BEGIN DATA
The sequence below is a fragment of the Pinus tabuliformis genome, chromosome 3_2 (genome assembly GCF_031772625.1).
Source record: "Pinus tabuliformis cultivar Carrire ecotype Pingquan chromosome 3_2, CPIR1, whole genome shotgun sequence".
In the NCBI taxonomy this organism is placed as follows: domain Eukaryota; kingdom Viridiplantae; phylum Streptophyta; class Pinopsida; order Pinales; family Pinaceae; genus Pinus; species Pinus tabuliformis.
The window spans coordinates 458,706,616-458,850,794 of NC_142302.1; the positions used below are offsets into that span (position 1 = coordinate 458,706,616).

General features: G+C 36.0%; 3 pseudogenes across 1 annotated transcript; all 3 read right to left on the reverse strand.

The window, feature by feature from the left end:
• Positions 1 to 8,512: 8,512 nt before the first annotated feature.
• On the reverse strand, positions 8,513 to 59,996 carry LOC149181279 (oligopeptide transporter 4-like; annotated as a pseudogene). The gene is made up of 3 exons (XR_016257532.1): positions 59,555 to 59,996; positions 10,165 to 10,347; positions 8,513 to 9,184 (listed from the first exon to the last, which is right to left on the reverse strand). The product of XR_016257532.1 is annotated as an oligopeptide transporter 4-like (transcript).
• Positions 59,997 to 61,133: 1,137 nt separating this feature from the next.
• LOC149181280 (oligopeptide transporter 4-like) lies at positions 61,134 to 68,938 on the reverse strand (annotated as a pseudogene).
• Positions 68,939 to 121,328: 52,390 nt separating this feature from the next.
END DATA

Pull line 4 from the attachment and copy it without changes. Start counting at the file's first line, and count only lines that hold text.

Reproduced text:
The window spans coordinates 458,706,616-458,850,794 of NC_142302.1; the positions used below are offsets into that span (position 1 = coordinate 458,706,616).